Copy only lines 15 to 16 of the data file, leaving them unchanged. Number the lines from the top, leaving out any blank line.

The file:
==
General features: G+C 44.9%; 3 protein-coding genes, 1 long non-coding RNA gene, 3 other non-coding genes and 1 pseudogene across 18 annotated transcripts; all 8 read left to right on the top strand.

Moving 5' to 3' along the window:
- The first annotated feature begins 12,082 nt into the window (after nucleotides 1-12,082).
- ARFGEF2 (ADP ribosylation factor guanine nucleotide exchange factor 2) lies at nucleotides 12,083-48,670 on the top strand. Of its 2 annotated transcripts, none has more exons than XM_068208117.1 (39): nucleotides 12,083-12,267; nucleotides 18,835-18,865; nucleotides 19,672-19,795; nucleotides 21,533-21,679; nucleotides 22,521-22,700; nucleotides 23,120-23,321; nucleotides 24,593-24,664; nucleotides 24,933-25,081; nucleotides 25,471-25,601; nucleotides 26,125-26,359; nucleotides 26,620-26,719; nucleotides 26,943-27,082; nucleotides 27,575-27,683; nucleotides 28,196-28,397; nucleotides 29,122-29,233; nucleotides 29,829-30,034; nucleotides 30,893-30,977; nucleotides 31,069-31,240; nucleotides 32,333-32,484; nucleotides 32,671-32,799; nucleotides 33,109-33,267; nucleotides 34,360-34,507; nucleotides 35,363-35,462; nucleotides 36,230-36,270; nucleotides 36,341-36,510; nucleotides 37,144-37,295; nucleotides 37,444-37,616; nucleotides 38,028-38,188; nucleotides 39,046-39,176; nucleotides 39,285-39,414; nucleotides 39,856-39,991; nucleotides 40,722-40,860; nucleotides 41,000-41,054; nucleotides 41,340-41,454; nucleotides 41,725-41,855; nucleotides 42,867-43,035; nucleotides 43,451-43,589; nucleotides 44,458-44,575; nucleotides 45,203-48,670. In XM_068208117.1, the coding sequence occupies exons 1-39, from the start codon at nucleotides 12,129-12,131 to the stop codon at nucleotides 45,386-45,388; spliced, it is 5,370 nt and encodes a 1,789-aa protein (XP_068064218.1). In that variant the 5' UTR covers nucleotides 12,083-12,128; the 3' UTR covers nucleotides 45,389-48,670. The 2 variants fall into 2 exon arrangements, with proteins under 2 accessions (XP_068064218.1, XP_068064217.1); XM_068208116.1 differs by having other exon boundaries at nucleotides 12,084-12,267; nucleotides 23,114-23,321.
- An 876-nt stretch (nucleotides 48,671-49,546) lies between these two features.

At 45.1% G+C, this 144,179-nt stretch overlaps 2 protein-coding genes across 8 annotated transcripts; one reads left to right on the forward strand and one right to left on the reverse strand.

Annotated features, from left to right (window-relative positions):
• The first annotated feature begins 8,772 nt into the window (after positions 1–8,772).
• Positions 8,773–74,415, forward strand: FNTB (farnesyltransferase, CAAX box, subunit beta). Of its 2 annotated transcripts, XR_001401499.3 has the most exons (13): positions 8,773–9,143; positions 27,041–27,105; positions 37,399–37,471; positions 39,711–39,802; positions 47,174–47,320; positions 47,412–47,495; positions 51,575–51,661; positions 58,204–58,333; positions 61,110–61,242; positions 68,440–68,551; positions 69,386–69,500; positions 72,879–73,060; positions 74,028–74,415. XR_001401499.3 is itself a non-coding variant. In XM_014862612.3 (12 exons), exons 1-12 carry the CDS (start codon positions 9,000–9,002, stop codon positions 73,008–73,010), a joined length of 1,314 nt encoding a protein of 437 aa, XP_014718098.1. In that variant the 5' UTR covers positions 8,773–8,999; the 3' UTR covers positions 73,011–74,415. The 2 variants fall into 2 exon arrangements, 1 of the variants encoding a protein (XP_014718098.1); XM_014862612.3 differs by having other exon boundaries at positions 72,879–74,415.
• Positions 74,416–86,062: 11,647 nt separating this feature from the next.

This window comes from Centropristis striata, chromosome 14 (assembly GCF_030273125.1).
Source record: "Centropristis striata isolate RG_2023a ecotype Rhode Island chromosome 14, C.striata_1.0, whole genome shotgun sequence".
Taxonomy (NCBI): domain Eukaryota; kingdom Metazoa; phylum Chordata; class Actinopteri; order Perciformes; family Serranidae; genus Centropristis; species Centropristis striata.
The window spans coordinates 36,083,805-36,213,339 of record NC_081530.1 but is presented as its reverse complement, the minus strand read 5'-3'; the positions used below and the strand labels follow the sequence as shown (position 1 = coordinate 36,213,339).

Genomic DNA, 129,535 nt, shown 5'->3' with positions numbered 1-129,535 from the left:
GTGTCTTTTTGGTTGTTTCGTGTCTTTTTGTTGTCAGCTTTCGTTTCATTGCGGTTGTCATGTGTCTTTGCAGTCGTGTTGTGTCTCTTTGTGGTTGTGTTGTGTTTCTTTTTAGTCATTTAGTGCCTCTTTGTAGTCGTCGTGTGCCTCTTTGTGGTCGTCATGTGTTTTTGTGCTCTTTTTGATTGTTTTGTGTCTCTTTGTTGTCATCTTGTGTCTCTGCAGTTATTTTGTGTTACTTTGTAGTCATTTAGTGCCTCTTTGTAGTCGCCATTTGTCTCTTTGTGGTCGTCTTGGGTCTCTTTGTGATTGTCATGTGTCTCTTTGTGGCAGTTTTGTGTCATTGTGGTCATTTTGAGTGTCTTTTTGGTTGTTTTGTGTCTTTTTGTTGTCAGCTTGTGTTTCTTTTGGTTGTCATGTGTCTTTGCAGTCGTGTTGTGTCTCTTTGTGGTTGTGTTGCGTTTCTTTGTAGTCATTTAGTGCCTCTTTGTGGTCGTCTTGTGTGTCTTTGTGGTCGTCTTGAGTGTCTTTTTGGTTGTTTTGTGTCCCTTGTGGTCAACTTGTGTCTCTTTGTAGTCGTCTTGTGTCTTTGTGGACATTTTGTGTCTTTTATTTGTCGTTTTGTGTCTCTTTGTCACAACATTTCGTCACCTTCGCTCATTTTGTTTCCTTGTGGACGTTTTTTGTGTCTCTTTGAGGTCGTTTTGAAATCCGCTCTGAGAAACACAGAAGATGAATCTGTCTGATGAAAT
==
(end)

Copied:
Genomic DNA, 129,535 nt, shown 5'->3' with positions numbered 1-129,535 from the left:
GTGTCTTTTTGGTTGTTTCGTGTCTTTTTGTTGTCAGCTTTCGTTTCATTGCGGTTGTCATGTGTCTTTGCAGTCGTGTTGTGTCTCTTTGTGGTTGTGTTGTGTTTCTTTTTAGTCATTTAGTGCCTCTTTGTAGTCGTCGTGTGCCTCTTTGTGGTCGTCATGTGTTTTTGTGCTCTTTTTGATTGTTTTGTGTCTCTTTGTTGTCATCTTGTGTCTCTGCAGTTATTTTGTGTTACTTTGTAGTCATTTAGTGCCTCTTTGTAGTCGCCATTTGTCTCTTTGTGGTCGTCTTGGGTCTCTTTGTGATTGTCATGTGTCTCTTTGTGGCAGTTTTGTGTCATTGTGGTCATTTTGAGTGTCTTTTTGGTTGTTTTGTGTCTTTTTGTTGTCAGCTTGTGTTTCTTTTGGTTGTCATGTGTCTTTGCAGTCGTGTTGTGTCTCTTTGTGGTTGTGTTGCGTTTCTTTGTAGTCATTTAGTGCCTCTTTGTGGTCGTCTTGTGTGTCTTTGTGGTCGTCTTGAGTGTCTTTTTGGTTGTTTTGTGTCCCTTGTGGTCAACTTGTGTCTCTTTGTAGTCGTCTTGTGTCTTTGTGGACATTTTGTGTCTTTTATTTGTCGTTTTGTGTCTCTTTGTCACAACATTTCGTCACCTTCGCTCATTTTGTTTCCTTGTGGACGTTTTTTGTGTCTCTTTGAGGTCGTTTTGAAATCCGCTCTGAGAAACACAGAAGATGAATCTGTCTGATGAAAT